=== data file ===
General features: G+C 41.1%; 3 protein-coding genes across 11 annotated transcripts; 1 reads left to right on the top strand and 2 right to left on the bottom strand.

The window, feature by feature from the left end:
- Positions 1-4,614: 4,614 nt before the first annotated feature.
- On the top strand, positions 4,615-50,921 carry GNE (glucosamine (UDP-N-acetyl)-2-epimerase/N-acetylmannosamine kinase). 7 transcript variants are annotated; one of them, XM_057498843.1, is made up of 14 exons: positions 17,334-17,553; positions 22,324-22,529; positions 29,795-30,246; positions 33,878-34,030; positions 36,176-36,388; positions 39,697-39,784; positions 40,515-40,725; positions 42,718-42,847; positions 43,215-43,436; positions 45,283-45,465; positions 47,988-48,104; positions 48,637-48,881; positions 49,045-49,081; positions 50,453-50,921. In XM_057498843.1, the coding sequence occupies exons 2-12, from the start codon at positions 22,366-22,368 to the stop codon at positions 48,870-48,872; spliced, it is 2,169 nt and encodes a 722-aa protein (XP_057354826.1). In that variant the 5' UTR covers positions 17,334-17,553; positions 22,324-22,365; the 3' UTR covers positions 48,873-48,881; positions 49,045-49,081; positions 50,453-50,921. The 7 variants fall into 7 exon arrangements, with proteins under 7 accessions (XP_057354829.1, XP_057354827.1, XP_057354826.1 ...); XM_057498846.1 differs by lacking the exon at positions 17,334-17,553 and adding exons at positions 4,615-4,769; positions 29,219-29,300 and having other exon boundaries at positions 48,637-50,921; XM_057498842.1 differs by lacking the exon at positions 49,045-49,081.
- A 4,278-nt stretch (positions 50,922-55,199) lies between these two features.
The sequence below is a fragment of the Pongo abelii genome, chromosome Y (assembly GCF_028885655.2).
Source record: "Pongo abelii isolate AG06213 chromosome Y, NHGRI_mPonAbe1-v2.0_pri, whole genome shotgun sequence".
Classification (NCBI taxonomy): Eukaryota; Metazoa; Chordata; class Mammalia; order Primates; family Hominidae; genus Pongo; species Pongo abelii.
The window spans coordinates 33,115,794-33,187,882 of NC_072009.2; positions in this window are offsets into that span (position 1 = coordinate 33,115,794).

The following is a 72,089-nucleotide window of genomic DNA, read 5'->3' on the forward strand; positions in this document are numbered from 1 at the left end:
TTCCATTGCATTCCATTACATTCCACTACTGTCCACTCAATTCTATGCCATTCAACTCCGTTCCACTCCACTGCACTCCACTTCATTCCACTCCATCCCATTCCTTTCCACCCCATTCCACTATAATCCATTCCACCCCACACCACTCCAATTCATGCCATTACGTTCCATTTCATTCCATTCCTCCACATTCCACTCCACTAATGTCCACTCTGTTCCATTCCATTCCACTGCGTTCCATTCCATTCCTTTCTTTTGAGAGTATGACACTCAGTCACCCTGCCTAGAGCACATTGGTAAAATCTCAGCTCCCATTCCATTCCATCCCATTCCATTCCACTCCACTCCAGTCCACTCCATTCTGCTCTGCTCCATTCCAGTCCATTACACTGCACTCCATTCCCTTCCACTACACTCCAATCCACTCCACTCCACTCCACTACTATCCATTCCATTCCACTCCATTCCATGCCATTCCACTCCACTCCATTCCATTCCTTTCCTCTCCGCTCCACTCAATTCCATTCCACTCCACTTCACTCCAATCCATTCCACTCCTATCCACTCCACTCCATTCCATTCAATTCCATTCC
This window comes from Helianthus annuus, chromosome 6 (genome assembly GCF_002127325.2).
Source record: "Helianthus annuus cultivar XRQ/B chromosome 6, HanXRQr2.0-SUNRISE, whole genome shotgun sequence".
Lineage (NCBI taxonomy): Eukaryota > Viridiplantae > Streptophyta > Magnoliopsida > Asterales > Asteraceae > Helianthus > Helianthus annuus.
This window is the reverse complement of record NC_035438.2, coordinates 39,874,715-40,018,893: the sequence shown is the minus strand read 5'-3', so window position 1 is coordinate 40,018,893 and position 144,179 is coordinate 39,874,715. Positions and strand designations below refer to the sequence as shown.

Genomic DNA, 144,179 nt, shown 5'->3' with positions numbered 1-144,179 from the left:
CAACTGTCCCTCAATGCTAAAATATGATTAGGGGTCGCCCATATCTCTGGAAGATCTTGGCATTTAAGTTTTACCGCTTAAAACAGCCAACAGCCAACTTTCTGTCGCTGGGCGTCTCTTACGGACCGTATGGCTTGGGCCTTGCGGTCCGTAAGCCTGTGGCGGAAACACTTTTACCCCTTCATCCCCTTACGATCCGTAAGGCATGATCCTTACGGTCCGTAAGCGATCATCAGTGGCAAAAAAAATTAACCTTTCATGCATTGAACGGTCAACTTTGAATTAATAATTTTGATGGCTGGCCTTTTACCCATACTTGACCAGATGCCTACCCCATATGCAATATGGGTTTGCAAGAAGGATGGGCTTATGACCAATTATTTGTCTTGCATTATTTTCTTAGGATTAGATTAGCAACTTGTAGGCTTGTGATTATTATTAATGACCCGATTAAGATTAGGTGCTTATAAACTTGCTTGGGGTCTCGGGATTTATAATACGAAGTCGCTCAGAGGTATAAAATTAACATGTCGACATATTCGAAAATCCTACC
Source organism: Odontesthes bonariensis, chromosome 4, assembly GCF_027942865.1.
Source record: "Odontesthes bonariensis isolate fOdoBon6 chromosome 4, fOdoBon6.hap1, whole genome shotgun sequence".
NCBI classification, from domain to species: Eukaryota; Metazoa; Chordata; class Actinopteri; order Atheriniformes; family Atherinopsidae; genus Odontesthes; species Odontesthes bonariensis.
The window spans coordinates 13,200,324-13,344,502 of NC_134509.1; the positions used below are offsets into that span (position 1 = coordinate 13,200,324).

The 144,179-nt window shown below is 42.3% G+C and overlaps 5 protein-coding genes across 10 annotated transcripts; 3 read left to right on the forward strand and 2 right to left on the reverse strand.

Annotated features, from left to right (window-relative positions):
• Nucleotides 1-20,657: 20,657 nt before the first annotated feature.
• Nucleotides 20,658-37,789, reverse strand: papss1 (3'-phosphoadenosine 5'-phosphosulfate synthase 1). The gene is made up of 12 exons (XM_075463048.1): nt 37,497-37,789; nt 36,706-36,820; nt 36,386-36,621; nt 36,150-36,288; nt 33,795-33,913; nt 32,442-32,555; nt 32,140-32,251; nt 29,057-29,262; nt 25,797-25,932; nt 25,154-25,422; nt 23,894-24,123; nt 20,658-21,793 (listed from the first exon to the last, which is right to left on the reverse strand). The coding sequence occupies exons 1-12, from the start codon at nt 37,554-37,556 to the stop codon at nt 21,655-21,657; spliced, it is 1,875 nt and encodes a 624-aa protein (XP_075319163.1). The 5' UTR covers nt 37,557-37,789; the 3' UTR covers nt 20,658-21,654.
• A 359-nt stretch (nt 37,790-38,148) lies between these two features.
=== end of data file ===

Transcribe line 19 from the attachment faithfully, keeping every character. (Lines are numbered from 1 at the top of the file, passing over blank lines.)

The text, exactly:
Source record: "Odontesthes bonariensis isolate fOdoBon6 chromosome 4, fOdoBon6.hap1, whole genome shotgun sequence".